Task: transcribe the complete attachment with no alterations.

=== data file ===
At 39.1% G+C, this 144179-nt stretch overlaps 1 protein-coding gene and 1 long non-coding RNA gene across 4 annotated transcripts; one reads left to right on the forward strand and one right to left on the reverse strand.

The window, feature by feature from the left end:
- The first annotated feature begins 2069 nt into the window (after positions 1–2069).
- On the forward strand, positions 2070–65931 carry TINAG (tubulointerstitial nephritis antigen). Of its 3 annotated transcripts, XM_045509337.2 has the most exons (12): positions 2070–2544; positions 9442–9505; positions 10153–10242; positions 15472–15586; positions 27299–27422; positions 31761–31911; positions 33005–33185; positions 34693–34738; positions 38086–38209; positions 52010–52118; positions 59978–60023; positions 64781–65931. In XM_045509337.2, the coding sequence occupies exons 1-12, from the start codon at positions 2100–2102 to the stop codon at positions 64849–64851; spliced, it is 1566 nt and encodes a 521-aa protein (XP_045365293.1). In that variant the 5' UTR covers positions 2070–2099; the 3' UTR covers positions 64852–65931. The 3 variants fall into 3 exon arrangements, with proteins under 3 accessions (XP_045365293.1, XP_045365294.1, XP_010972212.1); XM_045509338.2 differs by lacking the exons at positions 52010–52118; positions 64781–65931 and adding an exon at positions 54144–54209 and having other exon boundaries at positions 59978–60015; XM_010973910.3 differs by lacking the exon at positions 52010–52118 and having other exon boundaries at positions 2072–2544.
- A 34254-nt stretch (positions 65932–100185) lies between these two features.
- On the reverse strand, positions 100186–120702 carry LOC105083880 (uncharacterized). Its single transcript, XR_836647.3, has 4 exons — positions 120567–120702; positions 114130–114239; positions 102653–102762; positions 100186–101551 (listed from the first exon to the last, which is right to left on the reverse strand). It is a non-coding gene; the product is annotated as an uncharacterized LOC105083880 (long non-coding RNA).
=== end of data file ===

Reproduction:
At 39.1% G+C, this 144179-nt stretch overlaps 1 protein-coding gene and 1 long non-coding RNA gene across 4 annotated transcripts; one reads left to right on the forward strand and one right to left on the reverse strand.

The window, feature by feature from the left end:
- The first annotated feature begins 2069 nt into the window (after positions 1–2069).
- On the forward strand, positions 2070–65931 carry TINAG (tubulointerstitial nephritis antigen). Of its 3 annotated transcripts, XM_045509337.2 has the most exons (12): positions 2070–2544; positions 9442–9505; positions 10153–10242; positions 15472–15586; positions 27299–27422; positions 31761–31911; positions 33005–33185; positions 34693–34738; positions 38086–38209; positions 52010–52118; positions 59978–60023; positions 64781–65931. In XM_045509337.2, the coding sequence occupies exons 1-12, from the start codon at positions 2100–2102 to the stop codon at positions 64849–64851; spliced, it is 1566 nt and encodes a 521-aa protein (XP_045365293.1). In that variant the 5' UTR covers positions 2070–2099; the 3' UTR covers positions 64852–65931. The 3 variants fall into 3 exon arrangements, with proteins under 3 accessions (XP_045365293.1, XP_045365294.1, XP_010972212.1); XM_045509338.2 differs by lacking the exons at positions 52010–52118; positions 64781–65931 and adding an exon at positions 54144–54209 and having other exon boundaries at positions 59978–60015; XM_010973910.3 differs by lacking the exon at positions 52010–52118 and having other exon boundaries at positions 2072–2544.
- A 34254-nt stretch (positions 65932–100185) lies between these two features.
- On the reverse strand, positions 100186–120702 carry LOC105083880 (uncharacterized). Its single transcript, XR_836647.3, has 4 exons — positions 120567–120702; positions 114130–114239; positions 102653–102762; positions 100186–101551 (listed from the first exon to the last, which is right to left on the reverse strand). It is a non-coding gene; the product is annotated as an uncharacterized LOC105083880 (long non-coding RNA).